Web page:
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Free or Paid Content?




Here’s one debate I’ve been trying to explain to several top notch bloggers for some time now. While the going trend in the blogosphere has been to go free and ride on the advertising wagon, some still believe that the subscription model is doable.

There are two sides of the coin here:

  • As readers, we surely want content to be free, do doubt about that. Yet, in return we see the sites and blogs offering free content dumping as much advertising as they can in return. And yes, advertising has been a proven business model for decades — that’s why we get free TV today, albeit the length of commercials are sometimes longer than the programming itself. On the web, ads are all over that some people have gone used to it and have become ad blind while others even install ad blockers on their browsers. The issue on ad blockers killing the online ad model is still another topic altogether.
  • As content providers, we are also looking for ways to generate revenue from the effort and valuable content we deliver. Even those who provide ad-free blogs/websites will surely feel the weight of the cost of operation at one point or another. The ad model is good since it enables the providers to serve their content for free and allow third-party to pay for it. But sometimes advertising can be a double-edged sword too — it affects editorials, site usability, and sometimes content quality.

So, here’s a hypothetical scenario to my fellow bloggers out there — If you were to drop all the ads on your blog, deliver your RSS to full feeds and still continue your blogging rhythm, how much would you charge for monthly subscription fees?

Your answers will reflect how much you value your content and the effort you put in them. So, a Php1.00 monthly subscription might be perceived as short, low quality and infrequently updated content. The higher you go, the more value you see on your content. This will also change the writing habits of bloggers and will motivate them to stick to their niche, focus on quality content development, and take care of their readership.

As for me, I think I’d go for a Php20 monthly subscription. How about you?

Update: Here’s an interesting article from the NY Times – Pay Me for my Content.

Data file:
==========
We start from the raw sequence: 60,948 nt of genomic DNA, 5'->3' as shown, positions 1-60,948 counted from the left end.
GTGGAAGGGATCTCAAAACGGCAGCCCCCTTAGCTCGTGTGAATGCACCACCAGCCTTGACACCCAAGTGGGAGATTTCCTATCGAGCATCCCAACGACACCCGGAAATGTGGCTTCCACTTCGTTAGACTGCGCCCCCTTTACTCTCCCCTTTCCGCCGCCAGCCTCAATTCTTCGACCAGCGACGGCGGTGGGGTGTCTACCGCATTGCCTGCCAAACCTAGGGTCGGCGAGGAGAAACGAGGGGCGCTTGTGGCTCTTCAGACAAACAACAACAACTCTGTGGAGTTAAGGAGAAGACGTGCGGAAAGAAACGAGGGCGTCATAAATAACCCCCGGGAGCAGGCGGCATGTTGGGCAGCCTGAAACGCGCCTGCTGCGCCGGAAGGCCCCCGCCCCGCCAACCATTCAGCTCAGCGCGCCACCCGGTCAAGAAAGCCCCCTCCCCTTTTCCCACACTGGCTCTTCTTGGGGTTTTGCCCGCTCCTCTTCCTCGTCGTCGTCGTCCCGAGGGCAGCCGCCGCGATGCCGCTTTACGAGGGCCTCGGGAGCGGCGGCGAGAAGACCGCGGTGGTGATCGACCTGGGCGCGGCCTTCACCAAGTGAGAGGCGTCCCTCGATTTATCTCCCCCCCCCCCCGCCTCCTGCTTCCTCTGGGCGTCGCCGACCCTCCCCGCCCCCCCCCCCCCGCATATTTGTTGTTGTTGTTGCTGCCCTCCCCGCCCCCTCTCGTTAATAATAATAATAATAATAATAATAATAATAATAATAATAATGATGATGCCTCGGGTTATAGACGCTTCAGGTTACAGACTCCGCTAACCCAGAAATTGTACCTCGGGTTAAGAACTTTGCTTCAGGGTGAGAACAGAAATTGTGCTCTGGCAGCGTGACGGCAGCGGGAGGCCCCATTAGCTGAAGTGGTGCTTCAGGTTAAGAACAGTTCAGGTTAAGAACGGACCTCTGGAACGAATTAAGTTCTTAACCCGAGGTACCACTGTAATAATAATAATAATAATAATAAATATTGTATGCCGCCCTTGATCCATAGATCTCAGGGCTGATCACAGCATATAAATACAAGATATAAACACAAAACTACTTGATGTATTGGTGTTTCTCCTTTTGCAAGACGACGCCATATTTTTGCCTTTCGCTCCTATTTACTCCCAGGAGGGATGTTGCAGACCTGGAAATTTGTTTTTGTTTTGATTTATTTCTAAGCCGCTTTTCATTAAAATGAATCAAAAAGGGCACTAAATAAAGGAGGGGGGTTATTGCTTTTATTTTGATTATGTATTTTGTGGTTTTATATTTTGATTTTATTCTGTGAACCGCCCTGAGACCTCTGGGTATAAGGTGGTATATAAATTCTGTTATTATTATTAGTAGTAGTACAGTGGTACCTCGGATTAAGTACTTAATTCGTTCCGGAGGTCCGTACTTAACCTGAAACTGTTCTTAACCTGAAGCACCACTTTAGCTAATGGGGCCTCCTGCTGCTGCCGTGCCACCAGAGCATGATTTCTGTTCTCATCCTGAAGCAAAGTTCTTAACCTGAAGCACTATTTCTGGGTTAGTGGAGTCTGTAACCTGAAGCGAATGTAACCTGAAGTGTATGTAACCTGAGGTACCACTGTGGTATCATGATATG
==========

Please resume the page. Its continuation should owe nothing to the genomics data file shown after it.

Abe is the founder and Editor-in-Chief of YugaTech. You Can follow him on Twitter @abeolandres.

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25 Responses

  1. Joseph says:

    P 2 perhaps? He he, I don’t blog that much eh. But if everybody’s got to pay subscription, we might as well get the information from other blogs.

  2. ernesto says:

    Me too, why not another extra income for bloggers like me but my rate is Php100

  3. Shannon says:

    hmmm…. This is a very interesting topic. If i have this kind of blog as yuga have, well, ill have to make it 10 to 15.

  4. marhgil says:

    dapat dollars ang usapan. international eh. hehe. $1 per month. sounds cheap, pero 40 pesos na pala. :)

  5. Kuya Kevin says:

    I’m having a hard time getting my blog added to your links. It doesn’t recognize the link to your blog, no matter where I post it :( I keep getting an error message that the link could not be found.

  6. Nick Nichols says:

    Well I haven’t read the NYT article yet. But I’d like to take issue with your statement “Your answers will reflect how much you value your content and the effort you put in them.”

    Hoy!. I already have no ads and deliver full RSS feeds. And I still maintain my blogging rhythm – without a subscription fee too. AND I value my content and effort extremely highly. I’ll bring home over P2.5 million this year with lots of leads for next year. I couldn’t do it without my blog.

    There’s another way to view the value of blogging that you overlooked in this post, but you’ve often referred to it in previous posts. I just wanted to bring it back up. Some of us make money BECAUSE of our blogs, not FROM them.

    And i haven’t even gotten to the positive psychological and learning aspects of blogging. That has a value to me too.

  7. wites says:

    go grab yourself a copy of “teaching sells” and it will tell you why you need to go for paid content.

    here’s an excerpt

    If you’re blogging or otherwise creating content online in the hopes of making
    money, there’s a good chance you’re following a fairly complicated and timeconsuming
    strategy. You’ve got to publish every day and attract lots of links, so that
    after a year or so, the Google Gods will bless you with plenty of long-tail search
    results that will bring you traffic.

    Once that happens, you’ll have to keep blogging for another year, and hope to build
    page views, so that you can make money from AdSense or some other form of
    advertising. The money is pretty meager, but if you work hard, maybe one day it will
    add up to enough—if you just keep at it and never ever quit producing more and
    more free content.

  8. yuga says: